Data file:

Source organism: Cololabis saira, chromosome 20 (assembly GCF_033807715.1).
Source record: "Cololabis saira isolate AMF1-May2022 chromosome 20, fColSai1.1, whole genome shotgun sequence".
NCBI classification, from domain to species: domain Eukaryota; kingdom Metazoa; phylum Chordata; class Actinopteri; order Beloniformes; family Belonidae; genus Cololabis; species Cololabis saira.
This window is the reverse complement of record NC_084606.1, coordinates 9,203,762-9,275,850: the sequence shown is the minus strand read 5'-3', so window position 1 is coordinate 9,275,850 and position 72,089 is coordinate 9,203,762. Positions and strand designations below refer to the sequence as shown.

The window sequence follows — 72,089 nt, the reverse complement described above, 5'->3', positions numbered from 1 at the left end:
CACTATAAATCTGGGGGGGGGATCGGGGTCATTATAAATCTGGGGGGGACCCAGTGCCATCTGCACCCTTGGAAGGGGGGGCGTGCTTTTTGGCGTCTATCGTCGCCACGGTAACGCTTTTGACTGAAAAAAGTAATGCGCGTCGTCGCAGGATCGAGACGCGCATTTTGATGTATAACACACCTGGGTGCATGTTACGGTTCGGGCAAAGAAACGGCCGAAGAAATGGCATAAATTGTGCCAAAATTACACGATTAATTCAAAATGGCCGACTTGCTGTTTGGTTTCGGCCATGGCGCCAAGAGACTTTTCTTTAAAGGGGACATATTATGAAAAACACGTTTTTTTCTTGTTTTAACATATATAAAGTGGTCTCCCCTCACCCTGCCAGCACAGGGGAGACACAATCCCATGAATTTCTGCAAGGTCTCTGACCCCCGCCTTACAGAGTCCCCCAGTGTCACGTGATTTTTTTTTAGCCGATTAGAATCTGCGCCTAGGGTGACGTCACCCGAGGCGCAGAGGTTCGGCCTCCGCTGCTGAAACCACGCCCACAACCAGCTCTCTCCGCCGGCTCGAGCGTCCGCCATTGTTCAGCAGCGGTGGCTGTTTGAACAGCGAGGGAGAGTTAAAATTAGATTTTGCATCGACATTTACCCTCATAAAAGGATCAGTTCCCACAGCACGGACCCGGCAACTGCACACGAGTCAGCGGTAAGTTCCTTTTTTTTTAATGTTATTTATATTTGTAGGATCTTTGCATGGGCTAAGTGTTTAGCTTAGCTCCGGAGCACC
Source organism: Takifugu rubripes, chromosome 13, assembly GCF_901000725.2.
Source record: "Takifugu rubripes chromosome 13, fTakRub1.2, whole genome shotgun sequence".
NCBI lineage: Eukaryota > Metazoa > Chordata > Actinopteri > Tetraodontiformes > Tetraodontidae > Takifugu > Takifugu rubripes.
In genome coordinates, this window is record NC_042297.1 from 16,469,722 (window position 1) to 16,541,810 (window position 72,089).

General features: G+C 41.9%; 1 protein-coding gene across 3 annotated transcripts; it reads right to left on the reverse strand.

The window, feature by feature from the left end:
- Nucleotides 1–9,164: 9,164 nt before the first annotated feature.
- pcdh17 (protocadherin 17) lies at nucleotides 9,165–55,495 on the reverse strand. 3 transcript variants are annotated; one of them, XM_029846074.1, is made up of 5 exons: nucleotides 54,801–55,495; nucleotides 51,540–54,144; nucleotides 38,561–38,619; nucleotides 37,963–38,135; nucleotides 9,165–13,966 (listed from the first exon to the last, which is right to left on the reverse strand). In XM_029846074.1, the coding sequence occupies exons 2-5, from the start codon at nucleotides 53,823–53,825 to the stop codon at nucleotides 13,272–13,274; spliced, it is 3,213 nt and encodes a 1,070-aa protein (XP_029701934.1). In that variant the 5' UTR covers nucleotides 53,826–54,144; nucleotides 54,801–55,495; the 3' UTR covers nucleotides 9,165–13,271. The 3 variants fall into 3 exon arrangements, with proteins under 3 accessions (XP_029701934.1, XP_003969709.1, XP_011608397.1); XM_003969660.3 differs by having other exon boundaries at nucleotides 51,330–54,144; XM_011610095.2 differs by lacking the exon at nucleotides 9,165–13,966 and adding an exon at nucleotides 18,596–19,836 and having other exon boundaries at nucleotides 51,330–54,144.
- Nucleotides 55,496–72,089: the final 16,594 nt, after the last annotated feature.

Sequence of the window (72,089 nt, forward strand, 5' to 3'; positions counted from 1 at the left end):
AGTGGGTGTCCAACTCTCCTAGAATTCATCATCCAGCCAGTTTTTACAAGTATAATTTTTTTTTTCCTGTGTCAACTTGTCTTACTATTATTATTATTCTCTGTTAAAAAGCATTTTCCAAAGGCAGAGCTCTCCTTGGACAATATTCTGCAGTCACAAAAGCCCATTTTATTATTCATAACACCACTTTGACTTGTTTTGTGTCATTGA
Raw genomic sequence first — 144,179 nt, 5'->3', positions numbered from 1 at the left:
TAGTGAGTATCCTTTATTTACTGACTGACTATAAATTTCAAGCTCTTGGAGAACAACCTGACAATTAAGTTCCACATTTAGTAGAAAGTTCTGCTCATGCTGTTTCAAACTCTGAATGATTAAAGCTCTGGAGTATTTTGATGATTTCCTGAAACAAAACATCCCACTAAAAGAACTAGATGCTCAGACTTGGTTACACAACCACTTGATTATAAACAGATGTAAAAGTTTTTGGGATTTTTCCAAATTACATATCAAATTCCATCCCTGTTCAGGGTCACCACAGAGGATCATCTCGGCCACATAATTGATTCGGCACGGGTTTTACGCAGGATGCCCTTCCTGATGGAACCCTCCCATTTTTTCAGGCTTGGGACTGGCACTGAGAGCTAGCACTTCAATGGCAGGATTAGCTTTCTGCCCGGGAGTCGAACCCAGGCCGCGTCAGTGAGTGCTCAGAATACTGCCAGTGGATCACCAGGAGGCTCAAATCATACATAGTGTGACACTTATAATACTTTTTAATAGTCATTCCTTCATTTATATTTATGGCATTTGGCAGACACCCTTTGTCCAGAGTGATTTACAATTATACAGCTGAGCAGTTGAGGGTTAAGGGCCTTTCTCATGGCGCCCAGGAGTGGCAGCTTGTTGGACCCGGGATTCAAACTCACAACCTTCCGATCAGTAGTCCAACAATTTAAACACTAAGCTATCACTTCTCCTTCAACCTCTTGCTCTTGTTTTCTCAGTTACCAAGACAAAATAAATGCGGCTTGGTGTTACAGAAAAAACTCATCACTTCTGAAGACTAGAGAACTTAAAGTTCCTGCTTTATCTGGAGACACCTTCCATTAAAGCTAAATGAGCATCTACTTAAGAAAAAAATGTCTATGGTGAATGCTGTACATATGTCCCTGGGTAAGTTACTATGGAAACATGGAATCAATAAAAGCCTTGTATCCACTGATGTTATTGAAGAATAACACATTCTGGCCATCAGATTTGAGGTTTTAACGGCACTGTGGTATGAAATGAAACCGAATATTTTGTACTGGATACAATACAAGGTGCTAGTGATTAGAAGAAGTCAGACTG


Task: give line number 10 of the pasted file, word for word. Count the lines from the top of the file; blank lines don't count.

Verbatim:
In genome coordinates, this window is record NC_042297.1 from 16,469,722 (window position 1) to 16,541,810 (window position 72,089).